Democrats on Judiciary Scoff at Hatch’s Overture
Senate Judiciary Chairman Orrin Hatch (R-Utah) has scheduled a Senators-only briefing for Tuesday on the investigation into how internal Democratic committee memos were taken by GOP staffers and distributed to the media.
While the briefing is an attempt to settle demands from the minority for an update, Hatch’s overture was met with derision by Judiciary Democrats, who have demanded the briefing happen sooner and they be allowed to meet themselves with the lead investigator, Sergeant-at-Arms Bill Pickle.
“It’s far too late,” Sen. Patrick Leahy (D-Vt.), the ranking member on Judiciary, said of the Feb. 10 briefing.
Leahy pulled Hatch aside Tuesday afternoon for an impromptu, contentious discussion outside Majority Leader Bill Frist’s (R-Tenn.) office about when the briefing would take place, but the briefing is still scheduled for Tuesday.
Hatch said he felt a briefing any time sooner than next week would be premature, given that in previous briefings — with Hatch, Leahy, Frist and Minority Leader Tom Daschle (D-S.D.) — Pickle indicated a final report would not be ready until later this month.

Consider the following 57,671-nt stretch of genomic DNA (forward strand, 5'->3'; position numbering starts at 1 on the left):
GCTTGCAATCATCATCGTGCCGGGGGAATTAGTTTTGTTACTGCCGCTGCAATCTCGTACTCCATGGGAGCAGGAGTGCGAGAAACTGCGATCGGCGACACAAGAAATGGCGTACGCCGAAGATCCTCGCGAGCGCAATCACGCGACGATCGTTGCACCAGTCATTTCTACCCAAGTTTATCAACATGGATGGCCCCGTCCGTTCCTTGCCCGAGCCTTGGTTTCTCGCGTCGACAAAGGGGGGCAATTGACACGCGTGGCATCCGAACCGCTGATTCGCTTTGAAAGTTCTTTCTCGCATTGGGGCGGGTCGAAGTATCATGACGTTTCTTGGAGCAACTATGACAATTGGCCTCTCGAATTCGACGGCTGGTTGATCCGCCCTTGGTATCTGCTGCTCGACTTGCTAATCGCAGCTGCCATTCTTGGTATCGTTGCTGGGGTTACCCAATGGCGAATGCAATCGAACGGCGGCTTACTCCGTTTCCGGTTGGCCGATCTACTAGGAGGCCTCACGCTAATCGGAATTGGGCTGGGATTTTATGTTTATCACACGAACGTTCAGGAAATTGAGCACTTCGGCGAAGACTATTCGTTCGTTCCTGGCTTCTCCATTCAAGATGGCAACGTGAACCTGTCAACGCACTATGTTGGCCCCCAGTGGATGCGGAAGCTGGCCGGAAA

“Mr. Pickle said he needed a couple more weeks,” Hatch said in an interview.
The chairman said he was moving a planned executive committee session from Thursday — an event that might not have been able to happen anyway because of ricin-related office closings — until just after the Pickle briefing Tuesday. He expected at least part if not all of the briefing to be Senators only.
Sen. Charles Schumer (D-N.Y.), a senior Judiciary member, said the offer from Hatch was insufficient because Democrats want to meet with Pickle by themselves.
“We want a briefing of just the Democrats because we were the aggrieved ones,” he said.
The ongoing investigation started in mid-November after portions of more than a dozen memos from Judiciary Democrats were published in a Wall Street Journal editorial, a few days after which Hatch admitted that his committee staff had been accessing the minority staff’s memos.
One of his staffers was placed on leave and has subsequently left the committee staff.
A second staffer linked to the probe is Manuel Miranda, a former Judiciary aide who is now Frist’s top adviser on judicial nominations.
Miranda, who has admitted publicly to accessing the memos but denies giving them to the media, is on paid leave from Frist’s office pending the results of the investigation.
Miranda and other conservatives contend there was no wrongdoing because the memos — which detailed liberal interest groups’ efforts to get Democrats to block President Bush’s nominees — were on a jointly shared server with majority and minority staff.
Conservative legal experts also contend there was no breach of Senate rules regarding confidential memos because the memos in question were not covered by confidentiality clauses.